* The literary critic Stanley Fish is a gold-mine of Durkheimian usages, all of which are probably unconscious…

* The crucial ’empirical’ fact of the anomalous persistence of traditions, mores and the like, for example, is usually understood to be explained by the persistence of the tacit or hidden part. Two aspects of this fact may be distinguished. One is the apparent imperviousness of attitudes, values and the like to governmental action or conscious modification. ‘Stateways cannot change folkways’, according to the slogan of Sumner, a slogan strikingly supported by the re-emergence of traditional patterns in Eastern European countries after a half-century of suppression under communist rule. The second is that patterns of conduct can be observed to persist in radically different environments and historical settings linked only by the facts of common inheritance. Even quite specific patterns of private conduct, for example, may persist for centuries among persons with a common ethnic or regional genealogy. David Hackett Fischer gives examples of such ‘folkways’ in his study of the persistence of the local cultures of particular English counties in American communities of emigrants over centuries.1 These patterns of conduct are not the part of any explicit ideology, and indeed the explicit religious ideologies of the persons who exhibit these patterns of conduct have changed far more radically than the conduct itself. This suggests that there is a secret or hidden pathway by which these patterns are transmitted, and a hidden level which is the substrate in which the patterns inhere. The same sorts of anomalies arise in other contexts, such as the persistence of national scientific styles after emigration.2 This kind of persistence does not require any hypothesis about transmission, but it does support the idea that there are common cultural ‘frames’ even in science that scientists carry with them throughout their lives.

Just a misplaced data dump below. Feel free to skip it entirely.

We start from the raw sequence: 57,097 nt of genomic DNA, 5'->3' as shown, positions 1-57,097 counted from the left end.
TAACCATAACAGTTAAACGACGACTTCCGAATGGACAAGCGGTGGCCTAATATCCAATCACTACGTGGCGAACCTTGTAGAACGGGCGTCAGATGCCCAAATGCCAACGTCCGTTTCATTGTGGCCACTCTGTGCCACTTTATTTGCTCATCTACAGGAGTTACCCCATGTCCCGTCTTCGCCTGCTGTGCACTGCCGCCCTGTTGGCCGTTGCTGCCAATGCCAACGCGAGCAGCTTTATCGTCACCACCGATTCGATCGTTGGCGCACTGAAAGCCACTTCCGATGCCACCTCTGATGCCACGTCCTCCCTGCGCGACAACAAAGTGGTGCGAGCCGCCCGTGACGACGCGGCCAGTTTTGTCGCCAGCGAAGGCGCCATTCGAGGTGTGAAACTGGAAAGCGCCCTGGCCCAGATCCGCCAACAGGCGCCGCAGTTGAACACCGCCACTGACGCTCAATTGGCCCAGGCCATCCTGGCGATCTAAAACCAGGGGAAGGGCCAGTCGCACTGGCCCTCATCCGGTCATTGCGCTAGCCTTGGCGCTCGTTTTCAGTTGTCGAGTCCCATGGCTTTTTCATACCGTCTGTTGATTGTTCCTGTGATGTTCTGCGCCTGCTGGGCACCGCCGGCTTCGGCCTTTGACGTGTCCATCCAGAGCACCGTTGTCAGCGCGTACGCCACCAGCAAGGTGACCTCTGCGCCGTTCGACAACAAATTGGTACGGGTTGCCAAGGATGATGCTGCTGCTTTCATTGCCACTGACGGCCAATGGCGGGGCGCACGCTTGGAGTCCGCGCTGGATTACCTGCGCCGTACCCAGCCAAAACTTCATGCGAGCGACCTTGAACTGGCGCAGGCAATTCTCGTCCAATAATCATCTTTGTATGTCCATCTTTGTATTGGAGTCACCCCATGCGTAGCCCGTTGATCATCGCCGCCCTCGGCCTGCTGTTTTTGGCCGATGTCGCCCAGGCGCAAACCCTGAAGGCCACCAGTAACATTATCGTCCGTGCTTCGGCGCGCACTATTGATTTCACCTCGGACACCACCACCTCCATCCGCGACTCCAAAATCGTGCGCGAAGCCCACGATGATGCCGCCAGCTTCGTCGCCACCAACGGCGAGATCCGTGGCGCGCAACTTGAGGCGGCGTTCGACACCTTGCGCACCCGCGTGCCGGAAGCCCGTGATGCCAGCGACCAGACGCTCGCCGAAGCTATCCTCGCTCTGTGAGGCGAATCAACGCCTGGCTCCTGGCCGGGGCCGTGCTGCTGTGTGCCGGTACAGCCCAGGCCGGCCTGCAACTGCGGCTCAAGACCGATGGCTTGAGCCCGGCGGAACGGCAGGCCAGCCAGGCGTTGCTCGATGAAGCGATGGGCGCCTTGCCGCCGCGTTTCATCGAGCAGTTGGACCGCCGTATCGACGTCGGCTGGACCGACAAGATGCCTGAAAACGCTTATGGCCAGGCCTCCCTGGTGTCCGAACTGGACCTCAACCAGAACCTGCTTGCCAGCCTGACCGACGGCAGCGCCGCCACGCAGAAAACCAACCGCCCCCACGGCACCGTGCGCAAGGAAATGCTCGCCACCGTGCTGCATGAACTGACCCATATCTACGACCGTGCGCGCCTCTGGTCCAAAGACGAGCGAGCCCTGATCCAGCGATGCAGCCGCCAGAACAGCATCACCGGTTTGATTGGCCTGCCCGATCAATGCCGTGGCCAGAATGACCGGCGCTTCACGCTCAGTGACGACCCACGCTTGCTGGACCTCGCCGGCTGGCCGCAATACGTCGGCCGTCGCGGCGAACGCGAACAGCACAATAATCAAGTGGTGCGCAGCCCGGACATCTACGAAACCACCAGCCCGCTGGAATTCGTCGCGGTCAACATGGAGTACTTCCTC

* What sort of identity – sameness – is at stake in claims about the persistence of tradition? One can find startling cases of ‘persistence’, such as the fact that the daughters of the Chinese communist leader Deng Xiaoping, elderly and unable to speak intelligibly, claimed to understand him and therefore to be his authoritative interpreters, just as in the imperial past daughters of senile and incoherent emperors made the same claims. The reversion to pre-war patterns of political argumentation and bureaucratic intrigue in the post communist states of Eastern Europe is equally striking. Alan Macfarlane has made claims about the persistence of English individualism from the times of the Germanic tribes described by Tacitus to the present.3

* In the case of Deng’s daughters, one might invoke Thomas Wolfe’s dictum that people in the same profession tend to be the same the world over, and note that Woodrow Wilson’s wife performed the same function at his deathbed, absent any Chinese traditions.